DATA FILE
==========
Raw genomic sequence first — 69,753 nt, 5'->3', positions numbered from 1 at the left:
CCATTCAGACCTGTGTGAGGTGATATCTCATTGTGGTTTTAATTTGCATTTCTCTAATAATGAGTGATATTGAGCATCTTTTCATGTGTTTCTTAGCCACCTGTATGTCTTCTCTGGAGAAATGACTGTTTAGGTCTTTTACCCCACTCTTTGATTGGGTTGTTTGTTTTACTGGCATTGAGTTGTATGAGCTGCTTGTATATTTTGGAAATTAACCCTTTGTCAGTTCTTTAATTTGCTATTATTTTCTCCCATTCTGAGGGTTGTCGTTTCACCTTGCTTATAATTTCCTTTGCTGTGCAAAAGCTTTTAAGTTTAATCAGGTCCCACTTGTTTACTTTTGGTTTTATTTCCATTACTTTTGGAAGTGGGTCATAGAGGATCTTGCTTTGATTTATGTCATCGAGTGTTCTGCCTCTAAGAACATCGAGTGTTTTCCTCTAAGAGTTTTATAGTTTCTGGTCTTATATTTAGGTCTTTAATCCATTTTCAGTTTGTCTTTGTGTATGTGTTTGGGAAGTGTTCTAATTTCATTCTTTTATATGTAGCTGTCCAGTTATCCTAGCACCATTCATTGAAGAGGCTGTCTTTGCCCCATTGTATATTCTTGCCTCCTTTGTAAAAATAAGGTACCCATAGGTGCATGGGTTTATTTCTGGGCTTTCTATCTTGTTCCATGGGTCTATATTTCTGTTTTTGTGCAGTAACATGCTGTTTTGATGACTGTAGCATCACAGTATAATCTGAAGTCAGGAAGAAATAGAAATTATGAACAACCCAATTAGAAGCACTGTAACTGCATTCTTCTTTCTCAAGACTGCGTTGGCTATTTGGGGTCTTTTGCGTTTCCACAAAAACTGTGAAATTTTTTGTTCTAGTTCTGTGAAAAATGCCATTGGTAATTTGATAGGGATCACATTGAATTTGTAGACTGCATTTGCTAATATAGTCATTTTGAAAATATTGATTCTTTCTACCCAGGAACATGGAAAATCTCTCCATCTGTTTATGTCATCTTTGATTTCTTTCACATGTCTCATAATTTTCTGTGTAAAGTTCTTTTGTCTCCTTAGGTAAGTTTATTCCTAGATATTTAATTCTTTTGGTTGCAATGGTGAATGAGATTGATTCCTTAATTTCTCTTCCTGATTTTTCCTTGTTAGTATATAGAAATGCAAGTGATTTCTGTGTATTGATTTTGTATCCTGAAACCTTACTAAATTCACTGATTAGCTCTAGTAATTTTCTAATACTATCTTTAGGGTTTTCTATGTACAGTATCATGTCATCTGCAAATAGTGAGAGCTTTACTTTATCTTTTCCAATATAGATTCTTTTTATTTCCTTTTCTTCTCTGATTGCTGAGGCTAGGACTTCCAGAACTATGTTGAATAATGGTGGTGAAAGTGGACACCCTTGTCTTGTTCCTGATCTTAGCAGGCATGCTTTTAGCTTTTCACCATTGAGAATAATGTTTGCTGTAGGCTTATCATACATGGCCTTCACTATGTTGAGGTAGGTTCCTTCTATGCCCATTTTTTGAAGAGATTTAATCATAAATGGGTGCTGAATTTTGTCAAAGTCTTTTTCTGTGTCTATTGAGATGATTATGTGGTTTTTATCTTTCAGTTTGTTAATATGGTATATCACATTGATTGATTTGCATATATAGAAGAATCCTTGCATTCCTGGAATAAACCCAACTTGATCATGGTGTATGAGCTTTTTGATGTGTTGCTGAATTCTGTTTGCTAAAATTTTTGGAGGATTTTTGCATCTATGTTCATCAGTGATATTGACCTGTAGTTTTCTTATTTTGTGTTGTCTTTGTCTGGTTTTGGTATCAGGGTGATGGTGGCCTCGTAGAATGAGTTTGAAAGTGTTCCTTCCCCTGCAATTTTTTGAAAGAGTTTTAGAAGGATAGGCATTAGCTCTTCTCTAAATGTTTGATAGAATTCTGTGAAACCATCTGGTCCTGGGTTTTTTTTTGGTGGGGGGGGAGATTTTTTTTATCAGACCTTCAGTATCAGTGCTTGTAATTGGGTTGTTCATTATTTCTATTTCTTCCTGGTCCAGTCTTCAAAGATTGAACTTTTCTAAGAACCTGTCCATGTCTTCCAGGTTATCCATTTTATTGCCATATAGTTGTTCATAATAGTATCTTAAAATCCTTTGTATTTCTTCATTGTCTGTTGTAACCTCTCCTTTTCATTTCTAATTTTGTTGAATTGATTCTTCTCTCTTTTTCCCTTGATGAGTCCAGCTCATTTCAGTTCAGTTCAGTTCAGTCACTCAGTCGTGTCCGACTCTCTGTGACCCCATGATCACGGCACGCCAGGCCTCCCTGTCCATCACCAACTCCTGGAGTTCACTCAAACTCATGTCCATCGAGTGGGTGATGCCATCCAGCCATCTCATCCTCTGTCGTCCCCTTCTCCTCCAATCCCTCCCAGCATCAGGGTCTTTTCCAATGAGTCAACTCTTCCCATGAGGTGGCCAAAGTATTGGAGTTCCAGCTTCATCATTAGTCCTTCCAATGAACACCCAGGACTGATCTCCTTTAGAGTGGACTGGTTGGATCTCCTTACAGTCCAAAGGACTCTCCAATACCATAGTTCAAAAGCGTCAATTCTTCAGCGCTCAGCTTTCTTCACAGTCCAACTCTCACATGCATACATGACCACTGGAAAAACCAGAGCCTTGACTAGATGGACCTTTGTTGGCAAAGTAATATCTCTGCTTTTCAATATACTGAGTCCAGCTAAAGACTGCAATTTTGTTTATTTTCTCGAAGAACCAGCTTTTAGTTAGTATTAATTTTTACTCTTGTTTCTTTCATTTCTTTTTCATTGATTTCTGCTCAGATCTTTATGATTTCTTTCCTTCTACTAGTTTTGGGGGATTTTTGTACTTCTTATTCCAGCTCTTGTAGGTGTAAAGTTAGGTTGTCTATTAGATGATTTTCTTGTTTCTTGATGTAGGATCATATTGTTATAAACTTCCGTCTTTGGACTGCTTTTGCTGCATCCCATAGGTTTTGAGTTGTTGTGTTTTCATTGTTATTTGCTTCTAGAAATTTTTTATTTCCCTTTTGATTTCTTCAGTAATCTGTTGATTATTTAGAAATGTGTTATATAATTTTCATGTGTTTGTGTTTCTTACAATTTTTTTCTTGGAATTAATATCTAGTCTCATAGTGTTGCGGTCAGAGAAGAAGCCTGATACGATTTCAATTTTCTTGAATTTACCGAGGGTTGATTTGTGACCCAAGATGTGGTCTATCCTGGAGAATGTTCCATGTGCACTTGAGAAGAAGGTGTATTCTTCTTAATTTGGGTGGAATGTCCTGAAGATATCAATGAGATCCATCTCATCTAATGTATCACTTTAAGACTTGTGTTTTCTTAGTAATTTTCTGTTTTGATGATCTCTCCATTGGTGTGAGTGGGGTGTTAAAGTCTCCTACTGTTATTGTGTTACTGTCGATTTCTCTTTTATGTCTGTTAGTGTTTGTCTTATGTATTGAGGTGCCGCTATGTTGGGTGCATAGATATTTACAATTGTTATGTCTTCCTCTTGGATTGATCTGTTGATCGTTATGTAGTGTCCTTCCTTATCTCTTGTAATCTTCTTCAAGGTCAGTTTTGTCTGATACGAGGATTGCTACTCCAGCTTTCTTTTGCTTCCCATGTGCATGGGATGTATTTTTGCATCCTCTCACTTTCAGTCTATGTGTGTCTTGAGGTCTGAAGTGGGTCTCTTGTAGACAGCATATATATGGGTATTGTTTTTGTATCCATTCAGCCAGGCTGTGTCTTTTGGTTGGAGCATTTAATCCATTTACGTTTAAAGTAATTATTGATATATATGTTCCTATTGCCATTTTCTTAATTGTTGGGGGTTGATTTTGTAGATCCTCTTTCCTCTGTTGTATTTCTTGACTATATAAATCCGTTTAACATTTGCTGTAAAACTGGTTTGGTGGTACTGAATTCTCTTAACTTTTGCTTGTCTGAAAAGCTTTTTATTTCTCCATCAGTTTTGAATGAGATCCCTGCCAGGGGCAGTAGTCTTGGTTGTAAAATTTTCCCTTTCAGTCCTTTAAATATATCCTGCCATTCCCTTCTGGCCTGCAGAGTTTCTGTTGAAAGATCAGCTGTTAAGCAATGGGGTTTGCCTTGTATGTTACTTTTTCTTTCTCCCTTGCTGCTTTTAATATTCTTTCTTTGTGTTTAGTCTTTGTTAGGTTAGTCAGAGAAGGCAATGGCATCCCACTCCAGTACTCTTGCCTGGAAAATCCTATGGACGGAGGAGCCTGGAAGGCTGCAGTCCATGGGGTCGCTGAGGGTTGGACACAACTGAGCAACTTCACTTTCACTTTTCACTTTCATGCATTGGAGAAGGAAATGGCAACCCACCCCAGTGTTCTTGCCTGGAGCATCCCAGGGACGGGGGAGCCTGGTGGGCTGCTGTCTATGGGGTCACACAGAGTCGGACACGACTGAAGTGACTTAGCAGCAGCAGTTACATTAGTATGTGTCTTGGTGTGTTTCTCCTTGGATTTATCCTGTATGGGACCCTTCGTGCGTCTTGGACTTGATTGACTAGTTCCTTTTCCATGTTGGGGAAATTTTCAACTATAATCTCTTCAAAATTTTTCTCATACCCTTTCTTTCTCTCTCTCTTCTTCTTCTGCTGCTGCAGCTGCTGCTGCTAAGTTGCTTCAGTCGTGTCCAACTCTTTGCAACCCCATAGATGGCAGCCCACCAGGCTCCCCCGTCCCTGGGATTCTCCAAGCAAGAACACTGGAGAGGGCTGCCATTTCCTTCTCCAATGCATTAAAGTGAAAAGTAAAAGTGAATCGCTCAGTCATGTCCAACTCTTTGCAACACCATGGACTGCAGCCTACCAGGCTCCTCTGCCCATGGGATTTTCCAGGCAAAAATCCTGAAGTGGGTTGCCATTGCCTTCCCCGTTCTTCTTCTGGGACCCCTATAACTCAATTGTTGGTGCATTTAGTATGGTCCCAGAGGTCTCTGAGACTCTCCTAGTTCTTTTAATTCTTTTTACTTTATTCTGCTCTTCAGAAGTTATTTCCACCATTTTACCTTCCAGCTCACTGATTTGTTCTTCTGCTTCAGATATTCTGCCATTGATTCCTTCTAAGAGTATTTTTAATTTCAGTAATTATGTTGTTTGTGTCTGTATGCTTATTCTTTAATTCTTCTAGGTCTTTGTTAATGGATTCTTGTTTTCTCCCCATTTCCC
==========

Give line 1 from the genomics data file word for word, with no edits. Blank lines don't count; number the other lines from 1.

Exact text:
Raw genomic sequence first — 69,753 nt, 5'->3', positions numbered from 1 at the left: